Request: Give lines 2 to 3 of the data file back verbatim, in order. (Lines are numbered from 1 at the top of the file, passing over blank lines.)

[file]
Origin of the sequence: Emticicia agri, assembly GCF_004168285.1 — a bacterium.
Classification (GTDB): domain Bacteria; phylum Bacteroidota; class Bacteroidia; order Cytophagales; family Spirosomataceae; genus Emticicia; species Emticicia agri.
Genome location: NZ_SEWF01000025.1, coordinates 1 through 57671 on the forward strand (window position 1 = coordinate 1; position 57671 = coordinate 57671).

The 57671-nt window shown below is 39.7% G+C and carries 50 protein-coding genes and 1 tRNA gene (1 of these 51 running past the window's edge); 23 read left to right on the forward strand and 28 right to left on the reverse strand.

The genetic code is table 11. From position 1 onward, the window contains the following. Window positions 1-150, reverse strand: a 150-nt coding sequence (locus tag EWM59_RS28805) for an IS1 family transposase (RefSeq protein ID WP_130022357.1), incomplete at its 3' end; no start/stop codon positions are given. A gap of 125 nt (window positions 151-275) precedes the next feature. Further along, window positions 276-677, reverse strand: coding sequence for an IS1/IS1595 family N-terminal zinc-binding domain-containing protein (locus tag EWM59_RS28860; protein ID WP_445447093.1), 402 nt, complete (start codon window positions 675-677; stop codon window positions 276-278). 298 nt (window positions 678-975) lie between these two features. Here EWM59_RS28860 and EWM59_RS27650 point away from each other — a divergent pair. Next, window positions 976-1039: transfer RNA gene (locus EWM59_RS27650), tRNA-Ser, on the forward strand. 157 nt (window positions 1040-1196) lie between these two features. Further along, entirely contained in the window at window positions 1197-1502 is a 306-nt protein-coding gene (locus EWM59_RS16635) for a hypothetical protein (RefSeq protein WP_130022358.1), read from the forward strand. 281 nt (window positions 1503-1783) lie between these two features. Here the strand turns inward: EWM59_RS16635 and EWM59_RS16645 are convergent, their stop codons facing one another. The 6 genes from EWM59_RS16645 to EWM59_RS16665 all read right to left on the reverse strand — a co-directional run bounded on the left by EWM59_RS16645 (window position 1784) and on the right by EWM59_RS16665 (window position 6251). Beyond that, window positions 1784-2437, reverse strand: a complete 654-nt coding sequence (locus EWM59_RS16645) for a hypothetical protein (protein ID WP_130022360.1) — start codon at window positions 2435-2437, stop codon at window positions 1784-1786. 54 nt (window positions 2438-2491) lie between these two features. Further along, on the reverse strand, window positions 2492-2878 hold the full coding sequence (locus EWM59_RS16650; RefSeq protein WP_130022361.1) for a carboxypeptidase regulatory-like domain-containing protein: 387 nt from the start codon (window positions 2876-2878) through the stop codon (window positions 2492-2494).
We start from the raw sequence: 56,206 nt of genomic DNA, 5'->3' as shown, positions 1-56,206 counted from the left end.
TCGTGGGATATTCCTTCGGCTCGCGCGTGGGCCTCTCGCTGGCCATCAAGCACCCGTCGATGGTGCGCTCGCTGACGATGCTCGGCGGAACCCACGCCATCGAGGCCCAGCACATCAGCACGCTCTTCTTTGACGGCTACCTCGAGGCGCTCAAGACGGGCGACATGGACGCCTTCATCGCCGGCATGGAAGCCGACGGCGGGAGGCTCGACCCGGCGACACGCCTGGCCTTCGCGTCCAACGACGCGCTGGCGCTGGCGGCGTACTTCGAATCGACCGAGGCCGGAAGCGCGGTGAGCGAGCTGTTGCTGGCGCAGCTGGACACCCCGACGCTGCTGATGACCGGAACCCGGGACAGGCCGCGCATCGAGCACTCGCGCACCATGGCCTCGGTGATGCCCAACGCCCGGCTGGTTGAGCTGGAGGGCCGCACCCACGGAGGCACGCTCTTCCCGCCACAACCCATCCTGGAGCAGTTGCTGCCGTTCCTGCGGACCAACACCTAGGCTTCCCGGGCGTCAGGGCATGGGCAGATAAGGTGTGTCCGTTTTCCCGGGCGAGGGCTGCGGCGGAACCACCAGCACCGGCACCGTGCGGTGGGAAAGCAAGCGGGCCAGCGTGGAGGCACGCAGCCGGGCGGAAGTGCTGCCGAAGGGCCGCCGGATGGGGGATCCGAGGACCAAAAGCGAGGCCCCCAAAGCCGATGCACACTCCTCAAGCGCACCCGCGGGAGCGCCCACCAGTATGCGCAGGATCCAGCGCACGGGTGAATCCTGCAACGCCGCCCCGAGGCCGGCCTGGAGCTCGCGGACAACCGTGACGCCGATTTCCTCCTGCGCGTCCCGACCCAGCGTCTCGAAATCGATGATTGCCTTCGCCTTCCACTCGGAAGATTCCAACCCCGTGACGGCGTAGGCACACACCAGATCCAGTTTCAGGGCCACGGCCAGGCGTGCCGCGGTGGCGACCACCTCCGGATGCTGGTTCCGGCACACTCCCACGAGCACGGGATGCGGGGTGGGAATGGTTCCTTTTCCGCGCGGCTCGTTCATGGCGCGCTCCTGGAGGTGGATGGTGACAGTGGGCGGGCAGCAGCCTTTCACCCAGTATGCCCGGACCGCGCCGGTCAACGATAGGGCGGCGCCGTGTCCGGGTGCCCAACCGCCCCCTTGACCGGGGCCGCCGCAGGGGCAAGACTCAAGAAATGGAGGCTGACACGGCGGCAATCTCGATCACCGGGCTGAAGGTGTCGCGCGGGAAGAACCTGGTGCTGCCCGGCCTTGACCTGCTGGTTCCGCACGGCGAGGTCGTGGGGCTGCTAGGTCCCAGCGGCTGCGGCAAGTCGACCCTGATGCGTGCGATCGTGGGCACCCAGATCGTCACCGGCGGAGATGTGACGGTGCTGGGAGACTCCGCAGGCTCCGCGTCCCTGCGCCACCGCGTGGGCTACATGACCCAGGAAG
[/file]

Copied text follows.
Classification (GTDB): domain Bacteria; phylum Bacteroidota; class Bacteroidia; order Cytophagales; family Spirosomataceae; genus Emticicia; species Emticicia agri.
Genome location: NZ_SEWF01000025.1, coordinates 1 through 57671 on the forward strand (window position 1 = coordinate 1; position 57671 = coordinate 57671).